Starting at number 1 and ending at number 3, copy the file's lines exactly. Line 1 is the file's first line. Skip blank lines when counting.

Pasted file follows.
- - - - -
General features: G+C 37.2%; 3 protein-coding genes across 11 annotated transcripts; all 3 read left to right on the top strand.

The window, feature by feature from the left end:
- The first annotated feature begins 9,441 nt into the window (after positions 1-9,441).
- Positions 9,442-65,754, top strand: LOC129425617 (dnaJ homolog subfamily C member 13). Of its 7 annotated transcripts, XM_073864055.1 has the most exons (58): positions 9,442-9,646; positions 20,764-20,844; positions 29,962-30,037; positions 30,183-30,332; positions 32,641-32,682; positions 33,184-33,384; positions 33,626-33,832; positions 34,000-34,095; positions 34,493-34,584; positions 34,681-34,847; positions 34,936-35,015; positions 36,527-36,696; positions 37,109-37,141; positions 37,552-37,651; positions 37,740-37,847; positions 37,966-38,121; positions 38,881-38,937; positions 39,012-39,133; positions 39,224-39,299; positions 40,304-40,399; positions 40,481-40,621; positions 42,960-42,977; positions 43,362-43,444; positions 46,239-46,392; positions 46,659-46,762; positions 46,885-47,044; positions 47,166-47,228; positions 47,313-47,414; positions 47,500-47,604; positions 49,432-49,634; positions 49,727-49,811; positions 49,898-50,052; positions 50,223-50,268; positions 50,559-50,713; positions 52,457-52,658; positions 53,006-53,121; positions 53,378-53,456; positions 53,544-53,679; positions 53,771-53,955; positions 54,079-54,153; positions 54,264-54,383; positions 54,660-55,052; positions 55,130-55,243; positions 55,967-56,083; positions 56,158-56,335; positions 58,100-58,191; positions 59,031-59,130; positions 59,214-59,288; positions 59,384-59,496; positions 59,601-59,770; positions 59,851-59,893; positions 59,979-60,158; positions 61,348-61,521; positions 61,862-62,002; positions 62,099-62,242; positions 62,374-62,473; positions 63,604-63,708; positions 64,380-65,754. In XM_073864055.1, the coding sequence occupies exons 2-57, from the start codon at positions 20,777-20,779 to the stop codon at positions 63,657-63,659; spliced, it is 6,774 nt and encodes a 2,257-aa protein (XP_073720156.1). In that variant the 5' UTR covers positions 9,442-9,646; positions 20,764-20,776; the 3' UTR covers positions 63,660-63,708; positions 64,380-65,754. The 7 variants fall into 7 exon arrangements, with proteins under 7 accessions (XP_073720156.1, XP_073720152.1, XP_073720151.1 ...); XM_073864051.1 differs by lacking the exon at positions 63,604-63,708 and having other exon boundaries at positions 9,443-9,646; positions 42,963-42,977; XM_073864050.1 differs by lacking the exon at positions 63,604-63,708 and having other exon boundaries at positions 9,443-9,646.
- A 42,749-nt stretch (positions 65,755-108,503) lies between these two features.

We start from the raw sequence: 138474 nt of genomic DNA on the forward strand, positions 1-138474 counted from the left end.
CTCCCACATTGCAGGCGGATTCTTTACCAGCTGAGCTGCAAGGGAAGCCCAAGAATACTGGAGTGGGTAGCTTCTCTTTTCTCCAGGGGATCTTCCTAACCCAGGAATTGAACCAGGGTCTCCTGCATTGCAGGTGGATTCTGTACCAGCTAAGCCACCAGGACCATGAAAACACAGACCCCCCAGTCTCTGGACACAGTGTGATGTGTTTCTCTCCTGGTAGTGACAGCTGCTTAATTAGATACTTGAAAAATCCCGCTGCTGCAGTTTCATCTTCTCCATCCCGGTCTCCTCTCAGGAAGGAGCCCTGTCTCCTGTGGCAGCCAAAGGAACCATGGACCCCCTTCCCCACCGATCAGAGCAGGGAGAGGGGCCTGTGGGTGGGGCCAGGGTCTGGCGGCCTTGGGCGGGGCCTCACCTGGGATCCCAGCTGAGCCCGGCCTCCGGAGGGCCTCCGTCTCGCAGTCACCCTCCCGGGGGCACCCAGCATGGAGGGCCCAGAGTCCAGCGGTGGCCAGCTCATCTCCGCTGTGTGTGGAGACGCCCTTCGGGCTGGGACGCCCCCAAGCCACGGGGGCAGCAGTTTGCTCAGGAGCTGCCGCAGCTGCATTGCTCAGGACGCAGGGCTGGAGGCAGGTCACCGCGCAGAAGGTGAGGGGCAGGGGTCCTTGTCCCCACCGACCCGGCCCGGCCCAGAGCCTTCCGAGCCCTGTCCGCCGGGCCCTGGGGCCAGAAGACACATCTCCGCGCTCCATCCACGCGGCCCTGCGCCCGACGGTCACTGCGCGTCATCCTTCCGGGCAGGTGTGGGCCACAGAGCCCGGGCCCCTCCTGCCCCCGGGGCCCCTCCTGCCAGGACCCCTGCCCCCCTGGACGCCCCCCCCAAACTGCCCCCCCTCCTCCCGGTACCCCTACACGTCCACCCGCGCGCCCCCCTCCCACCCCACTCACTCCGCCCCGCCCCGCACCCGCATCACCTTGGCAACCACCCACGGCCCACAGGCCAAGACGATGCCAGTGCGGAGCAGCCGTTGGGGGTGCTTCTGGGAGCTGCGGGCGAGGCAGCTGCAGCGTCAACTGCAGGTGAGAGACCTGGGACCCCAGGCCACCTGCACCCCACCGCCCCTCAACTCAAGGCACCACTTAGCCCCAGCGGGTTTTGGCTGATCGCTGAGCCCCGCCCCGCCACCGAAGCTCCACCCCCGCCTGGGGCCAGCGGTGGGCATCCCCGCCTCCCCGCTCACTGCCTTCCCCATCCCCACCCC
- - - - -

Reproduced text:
General features: G+C 37.2%; 3 protein-coding genes across 11 annotated transcripts; all 3 read left to right on the top strand.

The window, feature by feature from the left end:
- The first annotated feature begins 9,441 nt into the window (after positions 1-9,441).